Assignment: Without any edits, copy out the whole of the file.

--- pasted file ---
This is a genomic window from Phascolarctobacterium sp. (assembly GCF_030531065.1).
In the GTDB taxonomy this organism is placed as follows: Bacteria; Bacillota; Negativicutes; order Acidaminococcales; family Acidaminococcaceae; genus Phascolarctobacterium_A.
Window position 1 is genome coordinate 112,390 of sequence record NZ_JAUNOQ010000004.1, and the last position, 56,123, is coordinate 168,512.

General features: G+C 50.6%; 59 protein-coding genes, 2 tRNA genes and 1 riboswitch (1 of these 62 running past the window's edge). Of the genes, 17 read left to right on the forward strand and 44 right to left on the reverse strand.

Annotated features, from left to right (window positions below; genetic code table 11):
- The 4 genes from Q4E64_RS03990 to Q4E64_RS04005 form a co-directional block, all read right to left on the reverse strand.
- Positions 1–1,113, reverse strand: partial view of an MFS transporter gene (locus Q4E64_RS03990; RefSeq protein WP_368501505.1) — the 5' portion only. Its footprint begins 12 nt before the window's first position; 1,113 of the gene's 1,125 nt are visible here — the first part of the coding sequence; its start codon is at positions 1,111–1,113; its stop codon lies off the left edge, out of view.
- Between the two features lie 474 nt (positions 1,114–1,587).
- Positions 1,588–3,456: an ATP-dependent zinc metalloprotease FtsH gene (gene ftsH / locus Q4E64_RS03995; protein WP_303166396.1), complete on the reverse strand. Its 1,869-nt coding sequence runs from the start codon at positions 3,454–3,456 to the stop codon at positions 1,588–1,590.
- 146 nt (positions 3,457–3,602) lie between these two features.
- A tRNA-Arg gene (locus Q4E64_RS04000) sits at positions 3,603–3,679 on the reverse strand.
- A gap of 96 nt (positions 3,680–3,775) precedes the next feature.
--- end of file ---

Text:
This is a genomic window from Phascolarctobacterium sp. (assembly GCF_030531065.1).
In the GTDB taxonomy this organism is placed as follows: Bacteria; Bacillota; Negativicutes; order Acidaminococcales; family Acidaminococcaceae; genus Phascolarctobacterium_A.
Window position 1 is genome coordinate 112,390 of sequence record NZ_JAUNOQ010000004.1, and the last position, 56,123, is coordinate 168,512.

General features: G+C 50.6%; 59 protein-coding genes, 2 tRNA genes and 1 riboswitch (1 of these 62 running past the window's edge). Of the genes, 17 read left to right on the forward strand and 44 right to left on the reverse strand.

Annotated features, from left to right (window positions below; genetic code table 11):
- The 4 genes from Q4E64_RS03990 to Q4E64_RS04005 form a co-directional block, all read right to left on the reverse strand.
- Positions 1–1,113, reverse strand: partial view of an MFS transporter gene (locus Q4E64_RS03990; RefSeq protein WP_368501505.1) — the 5' portion only. Its footprint begins 12 nt before the window's first position; 1,113 of the gene's 1,125 nt are visible here — the first part of the coding sequence; its start codon is at positions 1,111–1,113; its stop codon lies off the left edge, out of view.
- Between the two features lie 474 nt (positions 1,114–1,587).
- Positions 1,588–3,456: an ATP-dependent zinc metalloprotease FtsH gene (gene ftsH / locus Q4E64_RS03995; protein WP_303166396.1), complete on the reverse strand. Its 1,869-nt coding sequence runs from the start codon at positions 3,454–3,456 to the stop codon at positions 1,588–1,590.
- 146 nt (positions 3,457–3,602) lie between these two features.
- A tRNA-Arg gene (locus Q4E64_RS04000) sits at positions 3,603–3,679 on the reverse strand.
- A gap of 96 nt (positions 3,680–3,775) precedes the next feature.